Interested in developing and applying theory to living systems on various scales, ranging from molecules to cells and tissues? You are a theorist with a strong expertise on statistical physics, soft/condensed matter theory or computational biology?
The Max Planck Institute for the Physics of Complex Systems (MPI-PKS) in Dresden announces the opening of several postdoctoral positions in the area of Biological Physics. Our institute offers the opportunity to work with several group leaders such as Jan Brugués, Michael Hiller, Frank Jülicher, Steffen Rulands and Christoph A. Weber. Our research questions range across the physical principles underlying the spatiotemporal organization of cells and tissues, the collective processes involved in stem cell decision making, and the driving force at the origin of life starting from a few inanimate molecules.
Our institute offers an excellent research environment due to the possibility of a large variety of local, interdisciplinary collaborations with experimental and theoretical physicists, biologist, and bioinformaticians, for example at the Max Planck Institute of Molecular Cell Biology and Genetics, the Biotechnology Center, the Center for Systems Biology and the Center for Regenerative Therapies. Besides an excellent research infrastructure, the institute provides a stimulating environment due to an active in-house workshop program and a large number of long-term visiting scientists from all over the world.
The Max-Planck Society is committed to increasing the number of individuals with disabilities in its workforce and therefore encourages applications from such qualified individuals.
The Max Planck Society seeks to increase the number of women in those areas where they are underrepresented and therefore explicitly encourages women to apply.
About Max Planck Institute for the Physics of Complex Systems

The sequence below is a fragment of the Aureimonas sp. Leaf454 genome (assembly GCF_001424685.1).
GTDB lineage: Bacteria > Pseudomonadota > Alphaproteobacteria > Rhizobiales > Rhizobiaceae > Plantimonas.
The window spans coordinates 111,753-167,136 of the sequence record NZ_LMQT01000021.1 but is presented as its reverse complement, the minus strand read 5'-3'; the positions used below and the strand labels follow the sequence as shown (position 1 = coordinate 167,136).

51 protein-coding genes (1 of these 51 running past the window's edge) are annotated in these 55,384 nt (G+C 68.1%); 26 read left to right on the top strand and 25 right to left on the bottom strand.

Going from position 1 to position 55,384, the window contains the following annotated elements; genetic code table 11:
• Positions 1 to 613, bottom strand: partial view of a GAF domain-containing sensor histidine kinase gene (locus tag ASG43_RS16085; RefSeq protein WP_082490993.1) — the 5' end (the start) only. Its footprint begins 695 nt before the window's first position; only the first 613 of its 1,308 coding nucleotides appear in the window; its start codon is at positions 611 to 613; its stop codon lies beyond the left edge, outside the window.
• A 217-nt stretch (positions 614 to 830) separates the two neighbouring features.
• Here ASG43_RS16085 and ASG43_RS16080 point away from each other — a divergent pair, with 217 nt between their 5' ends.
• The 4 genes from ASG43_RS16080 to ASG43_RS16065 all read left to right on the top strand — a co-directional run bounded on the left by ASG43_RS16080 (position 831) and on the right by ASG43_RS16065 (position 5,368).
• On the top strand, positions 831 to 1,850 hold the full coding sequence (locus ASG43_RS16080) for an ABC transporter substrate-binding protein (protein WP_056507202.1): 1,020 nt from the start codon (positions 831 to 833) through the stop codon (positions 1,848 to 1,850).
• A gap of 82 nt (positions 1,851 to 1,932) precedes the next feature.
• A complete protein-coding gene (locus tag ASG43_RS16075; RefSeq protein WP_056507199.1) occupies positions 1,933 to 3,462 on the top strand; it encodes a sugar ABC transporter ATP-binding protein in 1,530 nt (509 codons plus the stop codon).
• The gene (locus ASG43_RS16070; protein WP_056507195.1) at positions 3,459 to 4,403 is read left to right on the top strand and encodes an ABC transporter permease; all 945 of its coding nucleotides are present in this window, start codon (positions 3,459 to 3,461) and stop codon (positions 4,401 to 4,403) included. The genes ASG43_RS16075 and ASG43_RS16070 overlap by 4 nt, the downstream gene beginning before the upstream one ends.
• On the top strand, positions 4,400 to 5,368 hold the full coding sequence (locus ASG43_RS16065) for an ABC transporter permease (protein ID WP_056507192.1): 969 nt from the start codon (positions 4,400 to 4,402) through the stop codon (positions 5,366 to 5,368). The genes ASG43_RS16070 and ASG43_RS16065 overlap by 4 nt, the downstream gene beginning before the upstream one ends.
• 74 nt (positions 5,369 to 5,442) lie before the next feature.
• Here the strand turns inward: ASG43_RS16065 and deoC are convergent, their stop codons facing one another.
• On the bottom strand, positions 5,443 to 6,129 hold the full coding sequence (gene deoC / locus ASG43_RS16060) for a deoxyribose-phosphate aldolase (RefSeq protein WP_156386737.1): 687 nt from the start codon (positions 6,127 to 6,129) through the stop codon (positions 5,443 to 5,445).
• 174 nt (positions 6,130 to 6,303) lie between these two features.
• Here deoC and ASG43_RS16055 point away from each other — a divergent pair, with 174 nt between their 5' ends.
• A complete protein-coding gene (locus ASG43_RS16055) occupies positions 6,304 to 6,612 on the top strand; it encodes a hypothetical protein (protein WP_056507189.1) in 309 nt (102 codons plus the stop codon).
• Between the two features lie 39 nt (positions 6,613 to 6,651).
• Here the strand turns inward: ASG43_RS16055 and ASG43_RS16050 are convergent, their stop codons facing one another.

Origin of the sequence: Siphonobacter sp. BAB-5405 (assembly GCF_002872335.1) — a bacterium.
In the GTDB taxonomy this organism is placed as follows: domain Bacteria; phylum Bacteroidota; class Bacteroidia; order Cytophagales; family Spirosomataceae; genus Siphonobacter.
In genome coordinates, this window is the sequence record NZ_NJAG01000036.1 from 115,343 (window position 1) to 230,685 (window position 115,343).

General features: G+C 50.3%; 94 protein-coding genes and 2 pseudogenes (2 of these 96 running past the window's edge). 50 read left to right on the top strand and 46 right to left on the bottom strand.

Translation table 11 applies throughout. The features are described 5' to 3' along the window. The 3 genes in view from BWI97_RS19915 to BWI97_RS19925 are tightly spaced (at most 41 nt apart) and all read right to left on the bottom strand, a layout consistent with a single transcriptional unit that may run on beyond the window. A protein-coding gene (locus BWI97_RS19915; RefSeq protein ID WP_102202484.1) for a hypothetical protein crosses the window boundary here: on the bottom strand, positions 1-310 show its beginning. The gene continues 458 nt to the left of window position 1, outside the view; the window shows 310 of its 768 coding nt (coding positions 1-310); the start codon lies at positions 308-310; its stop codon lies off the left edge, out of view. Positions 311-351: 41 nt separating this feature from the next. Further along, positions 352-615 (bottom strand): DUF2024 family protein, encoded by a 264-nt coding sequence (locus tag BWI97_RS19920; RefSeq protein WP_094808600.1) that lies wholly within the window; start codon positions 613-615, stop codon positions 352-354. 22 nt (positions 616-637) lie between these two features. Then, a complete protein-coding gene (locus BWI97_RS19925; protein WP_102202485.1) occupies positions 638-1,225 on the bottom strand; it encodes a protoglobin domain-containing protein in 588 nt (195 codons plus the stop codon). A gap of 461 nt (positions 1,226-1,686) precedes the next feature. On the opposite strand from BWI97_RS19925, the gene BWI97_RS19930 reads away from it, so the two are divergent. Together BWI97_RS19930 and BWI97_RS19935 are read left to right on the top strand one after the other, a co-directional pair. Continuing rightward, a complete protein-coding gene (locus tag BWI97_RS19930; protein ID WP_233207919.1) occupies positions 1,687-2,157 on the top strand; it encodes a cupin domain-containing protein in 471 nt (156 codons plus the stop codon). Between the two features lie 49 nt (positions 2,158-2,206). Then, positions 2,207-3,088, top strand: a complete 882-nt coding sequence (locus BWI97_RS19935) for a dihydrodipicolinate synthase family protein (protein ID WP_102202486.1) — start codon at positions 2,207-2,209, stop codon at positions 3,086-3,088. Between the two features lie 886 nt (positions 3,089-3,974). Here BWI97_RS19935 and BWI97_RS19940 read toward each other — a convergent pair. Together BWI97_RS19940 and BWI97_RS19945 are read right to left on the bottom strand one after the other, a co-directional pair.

The Physics of Complex Systems, still a relatively young field, is developing rapidly and is constantly changing in the course of this development. This is due, firstly, to the variety of subjects ranging from new and unconventional questions in traditional areas such as solid state physics or molecular physics, all the way to physical problems in biological or man-made systems (e.g. financial markets). Secondly, researchers in this field of complex systems develop new methods at a high rate or transpose and adapt existing ones from other fields to initiate new lines of investigation.
The goal of the Institute is to contribute to the research in the field of complex systems in a globally visible way and to promote it as a subject. Furthermore, we have set ourselves the challenge of passing on the innovation generated in the field of complex systems as quickly and efficiently as possible to the young generation of scientists at universities. This requires a high degree of creativity, flexibility and communication with universities. For this reason, the organization of the Institute differs greatly from most Max Planck Institutes.
The concept rests on two pillars: in-house rese...arch and a program for visiting scientists. The latter not only covers individual scholarships for guest scientists at the institute, but also 20 international workshops and seminars per year.
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